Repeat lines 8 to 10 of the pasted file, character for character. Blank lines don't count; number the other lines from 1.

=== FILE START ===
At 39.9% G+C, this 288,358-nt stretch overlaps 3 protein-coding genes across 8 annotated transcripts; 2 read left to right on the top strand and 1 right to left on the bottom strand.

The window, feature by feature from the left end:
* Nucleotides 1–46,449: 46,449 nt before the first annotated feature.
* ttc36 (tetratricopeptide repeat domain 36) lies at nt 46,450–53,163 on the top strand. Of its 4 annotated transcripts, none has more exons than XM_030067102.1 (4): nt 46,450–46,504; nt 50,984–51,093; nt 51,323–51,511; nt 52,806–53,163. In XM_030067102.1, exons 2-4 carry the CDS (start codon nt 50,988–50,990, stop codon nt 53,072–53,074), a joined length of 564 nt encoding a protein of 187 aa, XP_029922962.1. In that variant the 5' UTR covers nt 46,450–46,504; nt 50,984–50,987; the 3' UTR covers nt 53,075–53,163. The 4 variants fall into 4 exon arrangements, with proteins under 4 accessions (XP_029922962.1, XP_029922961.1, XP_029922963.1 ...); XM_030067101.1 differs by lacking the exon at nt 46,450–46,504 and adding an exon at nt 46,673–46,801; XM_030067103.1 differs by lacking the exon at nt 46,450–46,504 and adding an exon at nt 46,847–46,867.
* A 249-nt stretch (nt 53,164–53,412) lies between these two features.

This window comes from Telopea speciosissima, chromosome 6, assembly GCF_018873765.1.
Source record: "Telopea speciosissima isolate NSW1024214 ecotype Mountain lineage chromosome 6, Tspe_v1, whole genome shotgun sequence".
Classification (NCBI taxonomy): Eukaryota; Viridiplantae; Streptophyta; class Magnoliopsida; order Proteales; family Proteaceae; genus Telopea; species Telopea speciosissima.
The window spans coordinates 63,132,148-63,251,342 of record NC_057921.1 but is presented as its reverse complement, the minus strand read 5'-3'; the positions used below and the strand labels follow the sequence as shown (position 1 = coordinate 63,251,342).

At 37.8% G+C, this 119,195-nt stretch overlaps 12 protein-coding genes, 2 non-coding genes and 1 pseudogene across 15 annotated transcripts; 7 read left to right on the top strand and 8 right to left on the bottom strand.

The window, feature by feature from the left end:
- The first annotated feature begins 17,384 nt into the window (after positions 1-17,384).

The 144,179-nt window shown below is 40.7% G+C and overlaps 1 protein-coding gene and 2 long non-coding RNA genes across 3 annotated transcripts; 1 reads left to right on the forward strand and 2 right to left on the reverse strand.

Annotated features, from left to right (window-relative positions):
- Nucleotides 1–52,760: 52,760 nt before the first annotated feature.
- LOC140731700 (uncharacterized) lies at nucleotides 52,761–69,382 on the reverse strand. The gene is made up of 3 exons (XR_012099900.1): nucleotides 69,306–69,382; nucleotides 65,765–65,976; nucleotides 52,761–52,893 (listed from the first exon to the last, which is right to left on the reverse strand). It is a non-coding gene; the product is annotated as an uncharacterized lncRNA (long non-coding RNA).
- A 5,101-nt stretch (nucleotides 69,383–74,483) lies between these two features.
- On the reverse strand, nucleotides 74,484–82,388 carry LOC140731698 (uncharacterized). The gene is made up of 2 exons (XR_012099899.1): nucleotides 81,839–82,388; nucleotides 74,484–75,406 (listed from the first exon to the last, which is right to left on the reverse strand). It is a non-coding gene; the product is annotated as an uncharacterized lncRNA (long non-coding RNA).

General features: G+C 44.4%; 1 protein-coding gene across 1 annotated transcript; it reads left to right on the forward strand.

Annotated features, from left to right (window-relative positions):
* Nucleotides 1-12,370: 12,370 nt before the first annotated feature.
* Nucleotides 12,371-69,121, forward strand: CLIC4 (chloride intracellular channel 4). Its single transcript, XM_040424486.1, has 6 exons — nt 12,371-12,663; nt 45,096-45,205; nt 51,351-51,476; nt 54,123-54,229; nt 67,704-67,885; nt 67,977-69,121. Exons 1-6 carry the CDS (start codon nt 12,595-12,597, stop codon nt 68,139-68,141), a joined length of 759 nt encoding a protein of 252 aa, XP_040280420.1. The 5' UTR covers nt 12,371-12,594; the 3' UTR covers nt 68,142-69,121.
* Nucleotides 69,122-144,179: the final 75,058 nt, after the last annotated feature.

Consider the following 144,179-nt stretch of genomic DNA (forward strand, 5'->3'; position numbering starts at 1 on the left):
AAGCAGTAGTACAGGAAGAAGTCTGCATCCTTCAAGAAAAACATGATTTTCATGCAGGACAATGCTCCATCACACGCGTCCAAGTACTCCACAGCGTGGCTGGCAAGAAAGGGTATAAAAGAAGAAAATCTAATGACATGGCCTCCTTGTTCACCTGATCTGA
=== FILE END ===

Classification (NCBI taxonomy): Eukaryota; Viridiplantae; Streptophyta; class Magnoliopsida; order Proteales; family Proteaceae; genus Telopea; species Telopea speciosissima.
The window spans coordinates 63,132,148-63,251,342 of record NC_057921.1 but is presented as its reverse complement, the minus strand read 5'-3'; the positions used below and the strand labels follow the sequence as shown (position 1 = coordinate 63,251,342).

At 37.8% G+C, this 119,195-nt stretch overlaps 12 protein-coding genes, 2 non-coding genes and 1 pseudogene across 15 annotated transcripts; 7 read left to right on the top strand and 8 right to left on the bottom strand.